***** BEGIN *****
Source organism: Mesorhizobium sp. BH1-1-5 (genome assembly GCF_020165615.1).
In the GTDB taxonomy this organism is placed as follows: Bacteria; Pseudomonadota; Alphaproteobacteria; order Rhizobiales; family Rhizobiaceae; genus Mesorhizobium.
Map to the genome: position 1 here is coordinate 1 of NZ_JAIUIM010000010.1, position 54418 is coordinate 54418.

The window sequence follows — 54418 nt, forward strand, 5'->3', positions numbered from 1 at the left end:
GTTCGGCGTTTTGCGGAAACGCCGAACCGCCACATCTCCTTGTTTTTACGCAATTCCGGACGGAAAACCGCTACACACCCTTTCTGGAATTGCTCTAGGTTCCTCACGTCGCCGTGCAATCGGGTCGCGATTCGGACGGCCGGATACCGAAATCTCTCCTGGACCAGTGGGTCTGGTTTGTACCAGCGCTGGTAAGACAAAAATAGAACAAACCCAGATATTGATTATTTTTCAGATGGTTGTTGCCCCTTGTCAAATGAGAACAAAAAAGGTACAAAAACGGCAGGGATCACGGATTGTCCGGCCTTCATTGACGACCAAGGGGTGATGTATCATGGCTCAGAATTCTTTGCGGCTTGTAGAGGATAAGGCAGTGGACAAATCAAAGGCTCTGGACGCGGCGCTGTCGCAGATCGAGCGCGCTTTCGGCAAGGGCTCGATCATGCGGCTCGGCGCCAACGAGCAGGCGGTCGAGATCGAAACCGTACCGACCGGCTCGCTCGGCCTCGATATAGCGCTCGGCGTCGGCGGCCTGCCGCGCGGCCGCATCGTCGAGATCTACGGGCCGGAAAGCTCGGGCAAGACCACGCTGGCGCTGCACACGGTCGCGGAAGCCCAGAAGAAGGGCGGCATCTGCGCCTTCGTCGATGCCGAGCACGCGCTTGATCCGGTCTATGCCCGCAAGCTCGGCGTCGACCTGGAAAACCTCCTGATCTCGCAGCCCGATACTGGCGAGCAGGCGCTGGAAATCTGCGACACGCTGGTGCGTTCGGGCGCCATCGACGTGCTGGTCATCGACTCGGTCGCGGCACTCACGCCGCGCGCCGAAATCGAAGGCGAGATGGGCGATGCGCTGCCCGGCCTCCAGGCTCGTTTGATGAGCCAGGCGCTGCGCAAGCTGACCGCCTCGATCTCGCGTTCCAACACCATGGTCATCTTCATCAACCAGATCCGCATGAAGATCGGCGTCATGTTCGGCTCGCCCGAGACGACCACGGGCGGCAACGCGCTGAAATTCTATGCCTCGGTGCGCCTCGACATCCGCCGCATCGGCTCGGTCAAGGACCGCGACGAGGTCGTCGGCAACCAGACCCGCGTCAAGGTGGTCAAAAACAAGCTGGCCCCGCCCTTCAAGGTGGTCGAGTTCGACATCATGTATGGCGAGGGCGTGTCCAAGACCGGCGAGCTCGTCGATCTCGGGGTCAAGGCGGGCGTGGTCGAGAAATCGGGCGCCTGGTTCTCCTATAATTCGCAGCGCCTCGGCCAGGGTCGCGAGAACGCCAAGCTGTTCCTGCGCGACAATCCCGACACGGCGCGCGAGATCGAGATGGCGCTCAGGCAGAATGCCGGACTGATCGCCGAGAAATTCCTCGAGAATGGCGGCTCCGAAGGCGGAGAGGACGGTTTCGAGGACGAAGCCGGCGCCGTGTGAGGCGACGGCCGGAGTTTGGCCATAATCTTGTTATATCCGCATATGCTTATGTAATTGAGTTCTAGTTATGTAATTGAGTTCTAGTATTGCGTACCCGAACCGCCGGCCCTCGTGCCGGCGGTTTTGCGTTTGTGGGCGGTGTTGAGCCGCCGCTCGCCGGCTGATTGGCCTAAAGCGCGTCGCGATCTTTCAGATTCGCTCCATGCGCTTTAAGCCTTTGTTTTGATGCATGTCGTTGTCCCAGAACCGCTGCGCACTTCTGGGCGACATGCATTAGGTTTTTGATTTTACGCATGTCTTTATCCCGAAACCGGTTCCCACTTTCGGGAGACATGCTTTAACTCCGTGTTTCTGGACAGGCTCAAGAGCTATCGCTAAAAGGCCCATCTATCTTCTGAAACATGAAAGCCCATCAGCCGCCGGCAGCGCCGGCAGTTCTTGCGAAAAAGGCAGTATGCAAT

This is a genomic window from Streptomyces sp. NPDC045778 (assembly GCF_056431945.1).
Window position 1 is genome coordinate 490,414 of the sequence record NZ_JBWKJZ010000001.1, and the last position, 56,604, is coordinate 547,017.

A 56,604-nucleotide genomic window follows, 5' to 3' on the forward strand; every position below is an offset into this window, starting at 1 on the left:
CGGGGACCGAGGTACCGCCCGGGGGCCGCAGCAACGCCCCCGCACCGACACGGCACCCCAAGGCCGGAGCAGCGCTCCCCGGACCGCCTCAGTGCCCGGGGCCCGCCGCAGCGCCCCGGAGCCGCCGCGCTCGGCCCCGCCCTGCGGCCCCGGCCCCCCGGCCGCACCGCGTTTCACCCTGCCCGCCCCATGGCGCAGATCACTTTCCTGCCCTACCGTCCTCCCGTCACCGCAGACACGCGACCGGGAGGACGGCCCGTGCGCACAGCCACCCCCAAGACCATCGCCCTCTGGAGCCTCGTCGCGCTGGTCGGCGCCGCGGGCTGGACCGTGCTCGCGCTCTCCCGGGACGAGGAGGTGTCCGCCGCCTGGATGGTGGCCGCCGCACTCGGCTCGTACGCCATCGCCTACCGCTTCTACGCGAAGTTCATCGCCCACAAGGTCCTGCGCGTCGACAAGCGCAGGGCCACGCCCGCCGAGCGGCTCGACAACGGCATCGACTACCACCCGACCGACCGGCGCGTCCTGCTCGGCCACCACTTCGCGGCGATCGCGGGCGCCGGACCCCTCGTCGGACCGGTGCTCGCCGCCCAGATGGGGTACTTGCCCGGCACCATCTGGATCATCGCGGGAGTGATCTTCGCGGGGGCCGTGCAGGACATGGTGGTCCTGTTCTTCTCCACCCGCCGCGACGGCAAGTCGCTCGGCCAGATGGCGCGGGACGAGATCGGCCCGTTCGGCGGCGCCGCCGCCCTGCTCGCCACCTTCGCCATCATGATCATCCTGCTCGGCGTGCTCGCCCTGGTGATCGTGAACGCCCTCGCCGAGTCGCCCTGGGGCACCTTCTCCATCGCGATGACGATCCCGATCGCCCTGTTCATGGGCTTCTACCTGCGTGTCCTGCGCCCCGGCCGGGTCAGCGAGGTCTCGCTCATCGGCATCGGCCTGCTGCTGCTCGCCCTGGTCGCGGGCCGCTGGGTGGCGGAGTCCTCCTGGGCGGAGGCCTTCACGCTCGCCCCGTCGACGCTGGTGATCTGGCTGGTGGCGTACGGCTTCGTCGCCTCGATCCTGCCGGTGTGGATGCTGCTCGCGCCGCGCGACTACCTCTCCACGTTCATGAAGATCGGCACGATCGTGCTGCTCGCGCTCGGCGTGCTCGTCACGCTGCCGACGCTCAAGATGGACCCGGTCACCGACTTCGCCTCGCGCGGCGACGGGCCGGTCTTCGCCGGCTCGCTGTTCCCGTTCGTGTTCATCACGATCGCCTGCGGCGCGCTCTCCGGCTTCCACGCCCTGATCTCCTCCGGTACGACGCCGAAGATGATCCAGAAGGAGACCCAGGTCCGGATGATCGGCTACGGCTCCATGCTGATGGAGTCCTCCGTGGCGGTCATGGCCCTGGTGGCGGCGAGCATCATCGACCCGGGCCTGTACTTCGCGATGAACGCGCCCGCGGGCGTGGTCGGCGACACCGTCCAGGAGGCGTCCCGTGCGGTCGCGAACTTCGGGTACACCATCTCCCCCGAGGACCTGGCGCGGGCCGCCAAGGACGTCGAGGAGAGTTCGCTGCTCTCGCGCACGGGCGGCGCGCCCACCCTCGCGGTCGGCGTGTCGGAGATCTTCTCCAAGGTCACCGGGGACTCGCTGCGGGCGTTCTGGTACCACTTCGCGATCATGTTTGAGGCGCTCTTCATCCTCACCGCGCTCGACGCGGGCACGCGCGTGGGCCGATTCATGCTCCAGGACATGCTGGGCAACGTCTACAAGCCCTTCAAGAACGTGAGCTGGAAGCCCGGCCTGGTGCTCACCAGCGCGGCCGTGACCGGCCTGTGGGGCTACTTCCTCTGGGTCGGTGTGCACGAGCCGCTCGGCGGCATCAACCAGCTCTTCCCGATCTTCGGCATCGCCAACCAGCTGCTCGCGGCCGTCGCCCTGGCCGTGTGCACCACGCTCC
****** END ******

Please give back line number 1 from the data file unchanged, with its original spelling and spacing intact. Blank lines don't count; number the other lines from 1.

Source organism: Mesorhizobium sp. BH1-1-5 (genome assembly GCF_020165615.1).